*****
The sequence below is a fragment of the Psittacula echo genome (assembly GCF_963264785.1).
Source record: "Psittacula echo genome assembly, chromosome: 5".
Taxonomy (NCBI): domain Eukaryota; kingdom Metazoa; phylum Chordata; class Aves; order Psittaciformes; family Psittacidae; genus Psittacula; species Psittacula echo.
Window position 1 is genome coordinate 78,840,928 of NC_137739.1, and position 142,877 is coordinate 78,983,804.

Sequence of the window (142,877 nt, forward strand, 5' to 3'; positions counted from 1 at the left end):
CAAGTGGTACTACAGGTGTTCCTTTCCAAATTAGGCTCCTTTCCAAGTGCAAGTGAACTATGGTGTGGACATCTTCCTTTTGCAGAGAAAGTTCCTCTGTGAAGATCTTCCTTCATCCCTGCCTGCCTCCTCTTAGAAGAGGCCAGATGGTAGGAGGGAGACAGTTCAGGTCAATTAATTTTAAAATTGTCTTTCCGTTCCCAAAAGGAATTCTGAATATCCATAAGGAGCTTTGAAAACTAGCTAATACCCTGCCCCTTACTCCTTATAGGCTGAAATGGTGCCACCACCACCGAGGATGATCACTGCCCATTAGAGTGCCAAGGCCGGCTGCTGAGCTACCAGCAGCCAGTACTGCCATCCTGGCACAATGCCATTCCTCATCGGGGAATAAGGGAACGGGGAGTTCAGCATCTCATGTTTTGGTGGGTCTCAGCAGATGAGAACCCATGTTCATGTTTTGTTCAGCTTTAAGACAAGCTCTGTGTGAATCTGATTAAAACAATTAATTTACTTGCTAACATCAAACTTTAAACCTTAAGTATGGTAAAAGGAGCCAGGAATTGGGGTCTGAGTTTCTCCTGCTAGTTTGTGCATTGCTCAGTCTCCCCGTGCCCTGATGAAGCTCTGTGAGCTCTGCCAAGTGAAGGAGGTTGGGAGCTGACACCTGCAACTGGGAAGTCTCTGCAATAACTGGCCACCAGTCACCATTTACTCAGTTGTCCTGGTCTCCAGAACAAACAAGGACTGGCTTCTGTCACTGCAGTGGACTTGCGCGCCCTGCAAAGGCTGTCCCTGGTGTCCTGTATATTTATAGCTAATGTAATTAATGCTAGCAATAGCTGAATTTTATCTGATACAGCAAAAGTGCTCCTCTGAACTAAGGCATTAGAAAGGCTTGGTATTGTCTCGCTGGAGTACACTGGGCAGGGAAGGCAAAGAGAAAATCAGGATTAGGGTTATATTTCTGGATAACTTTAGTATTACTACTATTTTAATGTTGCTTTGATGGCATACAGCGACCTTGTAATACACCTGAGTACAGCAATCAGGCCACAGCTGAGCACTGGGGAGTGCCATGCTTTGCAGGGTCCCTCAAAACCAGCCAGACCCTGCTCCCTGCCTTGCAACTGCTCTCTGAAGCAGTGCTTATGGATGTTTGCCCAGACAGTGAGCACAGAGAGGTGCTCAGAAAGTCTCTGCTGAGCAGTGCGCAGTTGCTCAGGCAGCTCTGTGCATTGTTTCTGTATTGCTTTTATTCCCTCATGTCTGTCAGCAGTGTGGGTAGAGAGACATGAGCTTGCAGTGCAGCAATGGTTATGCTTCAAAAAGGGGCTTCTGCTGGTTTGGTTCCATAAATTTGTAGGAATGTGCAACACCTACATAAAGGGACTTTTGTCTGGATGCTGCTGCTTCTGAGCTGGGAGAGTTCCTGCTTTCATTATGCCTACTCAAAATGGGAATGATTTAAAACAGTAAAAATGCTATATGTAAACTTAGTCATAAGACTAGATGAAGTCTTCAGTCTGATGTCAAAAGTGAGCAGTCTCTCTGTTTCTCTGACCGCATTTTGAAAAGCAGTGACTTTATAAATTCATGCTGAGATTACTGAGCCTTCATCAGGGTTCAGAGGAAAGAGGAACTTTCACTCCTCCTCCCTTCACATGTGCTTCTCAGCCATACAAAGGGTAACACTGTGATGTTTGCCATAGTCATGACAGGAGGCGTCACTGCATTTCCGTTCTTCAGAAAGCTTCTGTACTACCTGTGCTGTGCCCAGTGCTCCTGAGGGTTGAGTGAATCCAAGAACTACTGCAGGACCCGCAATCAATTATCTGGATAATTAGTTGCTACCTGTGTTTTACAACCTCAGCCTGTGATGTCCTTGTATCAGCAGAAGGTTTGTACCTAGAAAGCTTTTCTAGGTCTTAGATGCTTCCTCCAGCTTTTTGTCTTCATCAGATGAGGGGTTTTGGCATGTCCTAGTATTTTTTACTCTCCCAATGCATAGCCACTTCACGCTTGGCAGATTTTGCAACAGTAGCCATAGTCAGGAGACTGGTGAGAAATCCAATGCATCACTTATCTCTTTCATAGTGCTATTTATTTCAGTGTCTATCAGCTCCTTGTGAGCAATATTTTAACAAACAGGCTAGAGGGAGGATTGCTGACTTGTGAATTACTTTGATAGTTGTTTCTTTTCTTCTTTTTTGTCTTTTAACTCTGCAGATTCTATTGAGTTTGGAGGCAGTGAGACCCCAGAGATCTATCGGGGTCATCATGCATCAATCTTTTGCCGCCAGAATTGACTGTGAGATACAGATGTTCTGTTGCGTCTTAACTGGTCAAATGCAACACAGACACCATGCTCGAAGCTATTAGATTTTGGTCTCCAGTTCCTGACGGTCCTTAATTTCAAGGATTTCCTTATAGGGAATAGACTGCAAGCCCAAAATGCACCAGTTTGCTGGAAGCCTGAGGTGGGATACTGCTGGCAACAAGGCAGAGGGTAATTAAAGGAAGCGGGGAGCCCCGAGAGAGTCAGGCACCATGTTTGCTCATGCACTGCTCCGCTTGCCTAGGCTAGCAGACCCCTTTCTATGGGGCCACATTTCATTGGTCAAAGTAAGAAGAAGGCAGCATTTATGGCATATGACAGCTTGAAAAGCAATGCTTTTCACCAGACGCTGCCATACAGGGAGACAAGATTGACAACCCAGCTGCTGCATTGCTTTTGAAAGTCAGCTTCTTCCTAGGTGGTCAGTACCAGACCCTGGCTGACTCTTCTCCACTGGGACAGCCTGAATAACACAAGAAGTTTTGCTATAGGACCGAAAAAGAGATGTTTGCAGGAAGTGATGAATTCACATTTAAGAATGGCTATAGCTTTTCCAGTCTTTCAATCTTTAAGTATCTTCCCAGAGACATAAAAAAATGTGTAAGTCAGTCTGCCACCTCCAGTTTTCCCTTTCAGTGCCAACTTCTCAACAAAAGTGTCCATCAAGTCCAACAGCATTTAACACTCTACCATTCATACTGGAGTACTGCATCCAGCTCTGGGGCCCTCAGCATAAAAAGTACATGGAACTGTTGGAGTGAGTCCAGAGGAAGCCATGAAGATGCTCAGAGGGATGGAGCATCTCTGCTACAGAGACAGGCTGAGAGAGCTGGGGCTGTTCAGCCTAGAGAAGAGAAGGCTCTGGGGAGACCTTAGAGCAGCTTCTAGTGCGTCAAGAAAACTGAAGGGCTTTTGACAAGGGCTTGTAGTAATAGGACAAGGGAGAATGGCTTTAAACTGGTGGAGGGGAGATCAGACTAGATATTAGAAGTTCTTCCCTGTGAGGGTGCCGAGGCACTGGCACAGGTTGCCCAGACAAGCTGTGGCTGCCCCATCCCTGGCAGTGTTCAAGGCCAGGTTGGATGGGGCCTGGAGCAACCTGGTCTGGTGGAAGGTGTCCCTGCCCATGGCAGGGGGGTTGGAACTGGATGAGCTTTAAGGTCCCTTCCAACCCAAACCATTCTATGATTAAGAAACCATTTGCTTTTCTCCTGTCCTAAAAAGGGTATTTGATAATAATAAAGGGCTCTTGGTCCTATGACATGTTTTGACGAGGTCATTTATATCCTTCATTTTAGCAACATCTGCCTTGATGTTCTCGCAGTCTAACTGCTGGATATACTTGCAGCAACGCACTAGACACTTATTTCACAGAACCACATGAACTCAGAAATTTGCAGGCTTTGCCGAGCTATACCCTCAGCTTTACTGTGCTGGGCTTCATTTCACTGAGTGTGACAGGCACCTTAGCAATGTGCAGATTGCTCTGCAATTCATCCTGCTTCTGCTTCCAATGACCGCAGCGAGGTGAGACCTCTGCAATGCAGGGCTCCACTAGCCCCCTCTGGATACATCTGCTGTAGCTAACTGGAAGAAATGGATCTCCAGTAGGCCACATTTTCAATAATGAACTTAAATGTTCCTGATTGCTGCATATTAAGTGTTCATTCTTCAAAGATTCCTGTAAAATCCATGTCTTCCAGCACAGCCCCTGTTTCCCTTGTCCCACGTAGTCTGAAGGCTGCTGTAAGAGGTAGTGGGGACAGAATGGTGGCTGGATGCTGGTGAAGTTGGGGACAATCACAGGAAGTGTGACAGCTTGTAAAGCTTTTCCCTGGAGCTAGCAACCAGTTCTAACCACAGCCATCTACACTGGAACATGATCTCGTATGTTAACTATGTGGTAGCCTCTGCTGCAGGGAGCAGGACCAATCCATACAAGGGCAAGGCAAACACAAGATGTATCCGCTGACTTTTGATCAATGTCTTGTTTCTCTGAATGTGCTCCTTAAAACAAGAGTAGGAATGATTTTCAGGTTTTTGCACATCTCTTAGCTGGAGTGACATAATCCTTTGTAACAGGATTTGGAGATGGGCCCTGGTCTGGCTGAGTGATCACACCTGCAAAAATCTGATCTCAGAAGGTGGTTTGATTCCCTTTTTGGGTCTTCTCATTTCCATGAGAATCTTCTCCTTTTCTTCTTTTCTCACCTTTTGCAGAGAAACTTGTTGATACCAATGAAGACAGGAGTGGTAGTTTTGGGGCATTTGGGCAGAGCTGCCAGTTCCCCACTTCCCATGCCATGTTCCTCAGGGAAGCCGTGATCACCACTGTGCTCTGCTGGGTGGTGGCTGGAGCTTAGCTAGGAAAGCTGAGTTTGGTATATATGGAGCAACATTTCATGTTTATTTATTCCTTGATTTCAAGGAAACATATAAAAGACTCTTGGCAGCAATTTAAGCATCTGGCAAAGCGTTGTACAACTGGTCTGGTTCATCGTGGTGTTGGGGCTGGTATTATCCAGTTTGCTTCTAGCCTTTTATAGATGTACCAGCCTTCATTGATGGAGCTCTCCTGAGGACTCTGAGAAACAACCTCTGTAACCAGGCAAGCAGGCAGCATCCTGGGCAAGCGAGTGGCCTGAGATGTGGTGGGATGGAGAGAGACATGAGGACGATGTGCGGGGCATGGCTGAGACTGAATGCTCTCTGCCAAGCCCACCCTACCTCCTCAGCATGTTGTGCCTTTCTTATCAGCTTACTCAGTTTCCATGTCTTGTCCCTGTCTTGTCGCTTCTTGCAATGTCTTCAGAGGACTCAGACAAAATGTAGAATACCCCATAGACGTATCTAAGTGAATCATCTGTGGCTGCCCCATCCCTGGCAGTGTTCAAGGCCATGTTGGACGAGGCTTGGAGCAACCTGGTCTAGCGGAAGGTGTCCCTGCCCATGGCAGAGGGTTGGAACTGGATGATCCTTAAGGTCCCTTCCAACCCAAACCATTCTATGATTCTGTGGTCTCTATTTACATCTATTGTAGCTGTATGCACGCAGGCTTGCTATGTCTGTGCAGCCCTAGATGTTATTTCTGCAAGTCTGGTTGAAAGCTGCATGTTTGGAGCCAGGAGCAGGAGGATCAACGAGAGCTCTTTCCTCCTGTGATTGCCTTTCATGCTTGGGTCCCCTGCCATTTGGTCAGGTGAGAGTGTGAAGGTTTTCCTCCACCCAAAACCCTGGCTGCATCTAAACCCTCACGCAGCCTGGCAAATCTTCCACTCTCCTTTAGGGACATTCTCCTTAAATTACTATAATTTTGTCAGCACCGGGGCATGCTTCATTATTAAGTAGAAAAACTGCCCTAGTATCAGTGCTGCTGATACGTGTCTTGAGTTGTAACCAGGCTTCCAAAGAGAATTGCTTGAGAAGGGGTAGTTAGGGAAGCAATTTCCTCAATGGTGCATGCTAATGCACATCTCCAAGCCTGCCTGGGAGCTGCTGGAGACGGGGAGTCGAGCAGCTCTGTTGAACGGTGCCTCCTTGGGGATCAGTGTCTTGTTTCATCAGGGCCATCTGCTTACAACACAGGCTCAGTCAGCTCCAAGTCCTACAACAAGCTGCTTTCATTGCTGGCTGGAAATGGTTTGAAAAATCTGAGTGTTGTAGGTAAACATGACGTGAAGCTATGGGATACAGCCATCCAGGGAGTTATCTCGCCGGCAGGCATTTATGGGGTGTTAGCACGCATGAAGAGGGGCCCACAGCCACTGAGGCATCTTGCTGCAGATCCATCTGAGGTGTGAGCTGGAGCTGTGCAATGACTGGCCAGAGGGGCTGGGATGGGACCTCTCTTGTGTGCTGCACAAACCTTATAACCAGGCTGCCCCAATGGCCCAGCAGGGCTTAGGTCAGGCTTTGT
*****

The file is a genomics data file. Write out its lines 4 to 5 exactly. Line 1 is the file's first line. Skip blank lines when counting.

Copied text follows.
Window position 1 is genome coordinate 78,840,928 of NC_137739.1, and position 142,877 is coordinate 78,983,804.

Sequence of the window (142,877 nt, forward strand, 5' to 3'; positions counted from 1 at the left end):